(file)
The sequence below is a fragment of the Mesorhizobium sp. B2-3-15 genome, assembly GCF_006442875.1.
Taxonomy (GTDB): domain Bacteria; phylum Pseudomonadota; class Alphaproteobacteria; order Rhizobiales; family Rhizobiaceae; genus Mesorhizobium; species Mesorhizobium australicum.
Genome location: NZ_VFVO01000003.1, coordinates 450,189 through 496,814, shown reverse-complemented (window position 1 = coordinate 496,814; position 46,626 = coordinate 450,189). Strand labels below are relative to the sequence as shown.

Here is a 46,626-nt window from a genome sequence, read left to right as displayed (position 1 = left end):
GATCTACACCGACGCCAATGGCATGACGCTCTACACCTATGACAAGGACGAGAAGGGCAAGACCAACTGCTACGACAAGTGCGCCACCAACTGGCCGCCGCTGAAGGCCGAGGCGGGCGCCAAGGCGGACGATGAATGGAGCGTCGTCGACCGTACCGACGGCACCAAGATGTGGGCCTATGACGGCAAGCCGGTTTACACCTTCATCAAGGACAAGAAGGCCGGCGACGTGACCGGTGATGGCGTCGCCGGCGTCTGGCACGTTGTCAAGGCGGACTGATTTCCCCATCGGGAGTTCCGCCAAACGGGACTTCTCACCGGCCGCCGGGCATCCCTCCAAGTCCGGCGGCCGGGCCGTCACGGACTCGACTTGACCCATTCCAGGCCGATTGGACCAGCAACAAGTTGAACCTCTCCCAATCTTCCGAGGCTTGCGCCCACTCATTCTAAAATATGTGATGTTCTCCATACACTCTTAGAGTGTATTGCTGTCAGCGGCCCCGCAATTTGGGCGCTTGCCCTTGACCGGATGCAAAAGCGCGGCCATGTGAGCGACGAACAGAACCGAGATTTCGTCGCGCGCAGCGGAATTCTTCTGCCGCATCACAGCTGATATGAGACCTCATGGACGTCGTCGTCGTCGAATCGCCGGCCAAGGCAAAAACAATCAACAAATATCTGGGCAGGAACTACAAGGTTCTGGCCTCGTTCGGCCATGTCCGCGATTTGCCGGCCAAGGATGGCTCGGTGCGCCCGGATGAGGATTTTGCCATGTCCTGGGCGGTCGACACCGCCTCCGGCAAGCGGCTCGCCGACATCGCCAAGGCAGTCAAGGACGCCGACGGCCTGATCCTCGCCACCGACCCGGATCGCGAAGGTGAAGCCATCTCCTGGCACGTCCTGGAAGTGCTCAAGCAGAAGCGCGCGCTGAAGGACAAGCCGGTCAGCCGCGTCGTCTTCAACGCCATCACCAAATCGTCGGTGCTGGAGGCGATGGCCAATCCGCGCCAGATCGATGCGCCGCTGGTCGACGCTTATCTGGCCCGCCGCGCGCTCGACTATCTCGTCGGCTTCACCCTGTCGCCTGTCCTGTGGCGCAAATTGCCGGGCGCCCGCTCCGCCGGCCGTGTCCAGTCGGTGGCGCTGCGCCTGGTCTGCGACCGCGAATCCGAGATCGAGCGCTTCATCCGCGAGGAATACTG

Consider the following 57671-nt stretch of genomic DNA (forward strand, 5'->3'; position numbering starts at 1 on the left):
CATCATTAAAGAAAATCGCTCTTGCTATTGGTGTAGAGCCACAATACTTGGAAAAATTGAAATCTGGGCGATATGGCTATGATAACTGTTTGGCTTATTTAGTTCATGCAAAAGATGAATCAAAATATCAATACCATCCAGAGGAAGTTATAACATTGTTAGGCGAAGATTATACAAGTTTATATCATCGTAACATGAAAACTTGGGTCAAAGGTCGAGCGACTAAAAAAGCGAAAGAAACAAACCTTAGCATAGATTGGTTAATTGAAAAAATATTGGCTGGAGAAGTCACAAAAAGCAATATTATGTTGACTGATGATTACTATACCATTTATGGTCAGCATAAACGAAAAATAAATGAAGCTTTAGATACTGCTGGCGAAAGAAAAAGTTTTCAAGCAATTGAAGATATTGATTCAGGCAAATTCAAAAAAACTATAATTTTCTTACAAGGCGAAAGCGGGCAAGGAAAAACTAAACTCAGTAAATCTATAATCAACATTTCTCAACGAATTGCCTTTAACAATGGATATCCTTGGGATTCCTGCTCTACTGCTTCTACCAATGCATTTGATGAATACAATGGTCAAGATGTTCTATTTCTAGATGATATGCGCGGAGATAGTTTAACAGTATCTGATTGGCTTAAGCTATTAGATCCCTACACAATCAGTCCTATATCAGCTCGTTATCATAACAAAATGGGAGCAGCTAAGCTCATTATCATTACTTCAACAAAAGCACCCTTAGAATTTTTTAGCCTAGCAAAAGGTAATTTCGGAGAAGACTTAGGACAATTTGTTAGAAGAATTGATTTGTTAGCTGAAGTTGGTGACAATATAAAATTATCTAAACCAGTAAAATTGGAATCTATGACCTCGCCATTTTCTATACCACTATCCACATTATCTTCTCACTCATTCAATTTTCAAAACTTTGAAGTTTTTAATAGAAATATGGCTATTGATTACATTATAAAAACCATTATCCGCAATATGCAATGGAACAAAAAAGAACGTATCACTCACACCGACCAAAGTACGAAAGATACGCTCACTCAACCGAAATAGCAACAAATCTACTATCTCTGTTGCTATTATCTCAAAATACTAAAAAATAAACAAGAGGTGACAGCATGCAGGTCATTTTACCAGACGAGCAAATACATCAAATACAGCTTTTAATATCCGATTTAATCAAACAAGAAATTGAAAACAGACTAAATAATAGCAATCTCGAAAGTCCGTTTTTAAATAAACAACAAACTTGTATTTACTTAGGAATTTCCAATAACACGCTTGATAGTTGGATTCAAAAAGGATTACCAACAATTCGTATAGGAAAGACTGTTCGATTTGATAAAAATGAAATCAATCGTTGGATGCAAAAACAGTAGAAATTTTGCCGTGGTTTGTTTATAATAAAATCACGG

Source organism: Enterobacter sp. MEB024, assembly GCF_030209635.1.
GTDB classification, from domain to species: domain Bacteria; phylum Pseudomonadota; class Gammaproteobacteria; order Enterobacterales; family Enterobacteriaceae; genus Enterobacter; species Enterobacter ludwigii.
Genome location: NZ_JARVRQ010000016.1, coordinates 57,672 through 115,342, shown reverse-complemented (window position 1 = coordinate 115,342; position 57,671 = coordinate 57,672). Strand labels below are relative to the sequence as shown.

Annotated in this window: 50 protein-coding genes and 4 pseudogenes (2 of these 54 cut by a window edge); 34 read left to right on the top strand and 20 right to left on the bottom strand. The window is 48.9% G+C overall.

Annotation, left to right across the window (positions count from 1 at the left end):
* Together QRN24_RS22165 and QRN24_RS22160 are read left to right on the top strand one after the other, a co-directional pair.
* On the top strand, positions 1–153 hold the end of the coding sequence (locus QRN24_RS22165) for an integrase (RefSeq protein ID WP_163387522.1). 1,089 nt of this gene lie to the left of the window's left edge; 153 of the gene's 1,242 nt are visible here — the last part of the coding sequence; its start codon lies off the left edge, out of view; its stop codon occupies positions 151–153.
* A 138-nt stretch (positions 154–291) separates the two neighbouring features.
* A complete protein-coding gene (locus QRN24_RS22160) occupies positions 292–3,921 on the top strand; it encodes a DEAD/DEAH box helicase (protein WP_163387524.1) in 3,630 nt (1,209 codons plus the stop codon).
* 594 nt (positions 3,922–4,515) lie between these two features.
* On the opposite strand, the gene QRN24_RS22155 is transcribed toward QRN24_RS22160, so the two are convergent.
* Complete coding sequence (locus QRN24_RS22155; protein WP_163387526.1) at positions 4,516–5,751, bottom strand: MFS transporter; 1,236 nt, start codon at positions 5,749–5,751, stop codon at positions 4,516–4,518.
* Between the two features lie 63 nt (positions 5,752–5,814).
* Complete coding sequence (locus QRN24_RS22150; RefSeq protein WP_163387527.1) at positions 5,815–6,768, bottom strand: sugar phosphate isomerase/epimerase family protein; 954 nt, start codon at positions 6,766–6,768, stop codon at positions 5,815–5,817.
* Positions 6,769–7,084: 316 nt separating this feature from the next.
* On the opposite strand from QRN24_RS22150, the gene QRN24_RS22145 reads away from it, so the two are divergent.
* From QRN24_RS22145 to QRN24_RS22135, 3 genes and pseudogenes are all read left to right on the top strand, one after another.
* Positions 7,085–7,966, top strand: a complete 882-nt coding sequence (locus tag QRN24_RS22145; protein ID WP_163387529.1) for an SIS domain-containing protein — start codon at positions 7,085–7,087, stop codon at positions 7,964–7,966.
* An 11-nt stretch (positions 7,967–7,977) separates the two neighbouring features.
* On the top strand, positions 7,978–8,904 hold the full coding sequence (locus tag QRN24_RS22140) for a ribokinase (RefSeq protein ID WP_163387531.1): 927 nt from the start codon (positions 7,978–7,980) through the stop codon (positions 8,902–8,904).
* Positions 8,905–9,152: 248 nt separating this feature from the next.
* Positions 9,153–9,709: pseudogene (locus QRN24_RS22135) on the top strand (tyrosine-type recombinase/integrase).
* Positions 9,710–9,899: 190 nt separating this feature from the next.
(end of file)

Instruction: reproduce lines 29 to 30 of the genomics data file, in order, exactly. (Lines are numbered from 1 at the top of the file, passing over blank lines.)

* Positions 9,153–9,709: pseudogene (locus QRN24_RS22135) on the top strand (tyrosine-type recombinase/integrase).
* Positions 9,710–9,899: 190 nt separating this feature from the next.